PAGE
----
The best part of going to sleepaway camp in Pennsylvania was getting to be in the camp musicals. At the beginning of each four-week session, we would all audition and then wait impatiently for the cast list to go up. Every morning when we lined up by cabin on the lawn before breakfast, those of us who had put our hearts on the line, a cappella, would glance nervously at the bulletin board outside the dining hall to see if that hand-written list was there. A few years later, at theater camp in New York, I remember nonchalantly walking past the vast empty wall of the Playhouse to see if that session’s shows had been cast.
And for a long time, it was that image that showed up in my dreams: the piece of paper, the list of names, pinned to the wall like the 95 Theses and just as important for a pre-teen would-be-star. I thought there was nothing worse than coming into the dining hall, seeing the cast list on the wall, and eagerly running my finger down the list of names, only to find that mine was not there (or worse, that mine was so far down the list that the part had had to be practically invented to find me something to do–I’m looking at you, Camp Riverbend production of Peter Pan, with your forty Lost Boys!).
In high school, when I actually started getting cast in proper shows in lead roles, I graduated from Not Getting Cast dreams to Not Knowing My Lines dreams. I dreamed about finally getting to play Amalia Balash in She Loves Me, but arriving for opening night never having seen the script or the score, not knowing my blocking, and the whole thing ending with the theatre going down in flames. I dreamed that I had agreed to step in at the last minute in a role that I thought I knew, but actually had never even heard of before. I dreamed of getting onstage and singing music that had nothing to do with the show I was in. It was terrifying, but not as bad as what I seem to have moved on to now.
If you guessed Disappointing Myself dreams, you were oh, so right. This is what happens, blogosphere, when you advance far enough into a career like this one, and you realize that getting cast or hired is truly a minute possibility, so the best you can do is, well, to do your best. Rock that audition, sing the crap out of that recital that doesn’t really matter in the grand scheme of things, be impeccably musical and well-prepared at all times. And in a career in which rejection is a fact of life, you end up relying on those things to bolster your sense of artistic self-worth. “Well, I may not have gotten cast, but I gave the best performance I possibly could.” It makes a difference, of course.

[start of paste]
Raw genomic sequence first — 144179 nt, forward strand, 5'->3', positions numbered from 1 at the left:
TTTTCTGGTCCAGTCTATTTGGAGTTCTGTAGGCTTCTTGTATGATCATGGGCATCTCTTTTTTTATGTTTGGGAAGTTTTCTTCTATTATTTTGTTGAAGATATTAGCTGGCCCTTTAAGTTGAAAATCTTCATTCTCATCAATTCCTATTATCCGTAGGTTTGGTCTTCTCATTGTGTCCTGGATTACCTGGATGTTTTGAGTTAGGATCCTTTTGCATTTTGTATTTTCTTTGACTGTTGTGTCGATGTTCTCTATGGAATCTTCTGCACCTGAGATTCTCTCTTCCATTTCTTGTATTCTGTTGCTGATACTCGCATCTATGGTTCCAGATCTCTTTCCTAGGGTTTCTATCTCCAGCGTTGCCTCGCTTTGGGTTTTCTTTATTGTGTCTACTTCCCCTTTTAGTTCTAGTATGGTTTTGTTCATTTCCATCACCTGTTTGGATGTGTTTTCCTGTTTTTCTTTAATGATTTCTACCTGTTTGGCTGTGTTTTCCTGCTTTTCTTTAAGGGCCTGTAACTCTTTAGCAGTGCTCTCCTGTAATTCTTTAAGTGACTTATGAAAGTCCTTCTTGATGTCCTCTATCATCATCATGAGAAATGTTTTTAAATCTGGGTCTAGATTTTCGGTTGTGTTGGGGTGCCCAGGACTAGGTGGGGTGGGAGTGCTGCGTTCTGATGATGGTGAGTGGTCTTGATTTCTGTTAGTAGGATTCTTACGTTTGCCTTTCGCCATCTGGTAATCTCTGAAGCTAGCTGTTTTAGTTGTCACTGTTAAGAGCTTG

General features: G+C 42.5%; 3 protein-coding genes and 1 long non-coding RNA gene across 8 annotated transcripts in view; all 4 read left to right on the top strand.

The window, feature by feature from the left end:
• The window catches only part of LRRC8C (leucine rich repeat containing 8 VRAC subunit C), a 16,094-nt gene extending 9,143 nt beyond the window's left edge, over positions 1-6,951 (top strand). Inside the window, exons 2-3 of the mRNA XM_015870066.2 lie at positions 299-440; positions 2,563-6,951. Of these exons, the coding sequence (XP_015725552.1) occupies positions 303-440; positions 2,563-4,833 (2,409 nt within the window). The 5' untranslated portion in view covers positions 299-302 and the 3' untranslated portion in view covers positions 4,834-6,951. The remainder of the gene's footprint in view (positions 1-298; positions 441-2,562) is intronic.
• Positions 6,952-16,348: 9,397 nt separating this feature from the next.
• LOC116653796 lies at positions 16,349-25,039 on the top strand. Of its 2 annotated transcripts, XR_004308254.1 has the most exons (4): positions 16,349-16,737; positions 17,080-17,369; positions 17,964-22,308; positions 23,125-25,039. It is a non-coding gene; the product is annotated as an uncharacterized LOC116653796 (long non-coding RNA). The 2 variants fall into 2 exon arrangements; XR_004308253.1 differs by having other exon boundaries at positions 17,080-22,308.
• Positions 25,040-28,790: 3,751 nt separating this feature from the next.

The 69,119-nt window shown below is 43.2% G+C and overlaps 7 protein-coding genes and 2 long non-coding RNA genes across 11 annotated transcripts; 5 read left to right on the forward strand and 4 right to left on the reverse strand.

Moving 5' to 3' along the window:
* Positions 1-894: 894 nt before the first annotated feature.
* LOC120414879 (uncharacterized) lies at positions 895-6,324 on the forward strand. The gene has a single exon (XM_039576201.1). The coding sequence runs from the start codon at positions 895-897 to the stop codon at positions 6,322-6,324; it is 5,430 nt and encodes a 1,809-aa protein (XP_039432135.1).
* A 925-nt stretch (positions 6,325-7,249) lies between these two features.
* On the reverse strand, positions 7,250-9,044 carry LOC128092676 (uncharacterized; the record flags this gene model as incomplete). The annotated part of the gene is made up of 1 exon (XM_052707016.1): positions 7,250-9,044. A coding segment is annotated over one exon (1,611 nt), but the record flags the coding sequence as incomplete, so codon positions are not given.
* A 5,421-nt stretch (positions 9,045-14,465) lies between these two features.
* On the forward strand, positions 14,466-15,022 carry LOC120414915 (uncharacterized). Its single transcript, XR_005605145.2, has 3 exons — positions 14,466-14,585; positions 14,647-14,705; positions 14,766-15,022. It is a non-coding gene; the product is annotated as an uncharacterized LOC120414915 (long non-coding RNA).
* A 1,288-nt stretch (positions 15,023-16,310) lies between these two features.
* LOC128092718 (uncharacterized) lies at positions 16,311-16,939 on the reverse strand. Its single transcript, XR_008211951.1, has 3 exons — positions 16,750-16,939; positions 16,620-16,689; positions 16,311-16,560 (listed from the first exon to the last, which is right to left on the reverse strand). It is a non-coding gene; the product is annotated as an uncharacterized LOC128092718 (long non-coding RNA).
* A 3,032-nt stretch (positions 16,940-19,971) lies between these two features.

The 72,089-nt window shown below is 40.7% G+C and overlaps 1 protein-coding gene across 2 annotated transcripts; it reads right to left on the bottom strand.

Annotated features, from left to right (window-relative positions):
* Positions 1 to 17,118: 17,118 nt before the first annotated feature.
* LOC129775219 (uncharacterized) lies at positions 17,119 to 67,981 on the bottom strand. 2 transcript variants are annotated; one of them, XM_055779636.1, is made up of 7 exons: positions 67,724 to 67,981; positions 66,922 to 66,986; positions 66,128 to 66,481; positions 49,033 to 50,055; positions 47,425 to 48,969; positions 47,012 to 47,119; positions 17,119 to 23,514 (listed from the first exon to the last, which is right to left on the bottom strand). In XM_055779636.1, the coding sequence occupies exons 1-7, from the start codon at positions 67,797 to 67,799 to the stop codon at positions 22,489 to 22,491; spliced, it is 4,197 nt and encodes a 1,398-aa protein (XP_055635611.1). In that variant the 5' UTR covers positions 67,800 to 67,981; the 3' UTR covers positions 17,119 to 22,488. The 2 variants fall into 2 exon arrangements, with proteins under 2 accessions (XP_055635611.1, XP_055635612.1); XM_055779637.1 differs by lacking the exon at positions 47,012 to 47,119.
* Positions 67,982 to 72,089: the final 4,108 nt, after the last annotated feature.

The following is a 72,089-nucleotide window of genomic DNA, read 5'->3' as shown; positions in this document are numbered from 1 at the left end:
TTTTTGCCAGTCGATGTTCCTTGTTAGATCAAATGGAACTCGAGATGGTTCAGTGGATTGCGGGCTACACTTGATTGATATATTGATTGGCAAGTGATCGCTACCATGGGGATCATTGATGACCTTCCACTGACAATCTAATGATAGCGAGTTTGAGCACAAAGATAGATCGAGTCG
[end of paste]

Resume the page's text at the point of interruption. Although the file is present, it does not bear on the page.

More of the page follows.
This week I think I’ve had a Disappointing Myself dream every night. I’ve mostly forgotten them, thankfully, but last night, I dreamed that I sang Debussy’s Ariettes Oubliées for my college opera director, whose good opinion I treasure, and it was an absolute mess. He was at the piano (which isn’t accurate, but this is a dream, after all), and there was somebody else there, to whom he would periodically address comments like, “She’s still counting the wrong eighth notes!” (Oh, horror!) Finally, we got to the end of the last song, which was a disaster, my director shook his head sadly, and I saw myself practically doubled over in tears. A second later, I woke up, 6:15 AM, diaphragm spasming with sobs, my face wet. It wasn’t only the sense of disappointing someone whom I deeply respect, but also the feeling that I was capable of so much more, so much better, and I simply couldn’t deliver.
I don’t think it’s only singing-related stress that brings on a dream like that one. It’s speaking French, it’s misunderstanding a simple question, it’s knowing how to pronounce Italian but still managing to sound like I’m speaking French, it’s sitting in my room and watching the sky darken from bright blue to black and feeling like I should go out and do something Parisian, but I can’t be bothered.
It’s eight months’ worth of living-abroad stress, which is enough to bring on any nightmare.
P.S. There are pretty singing dreams too.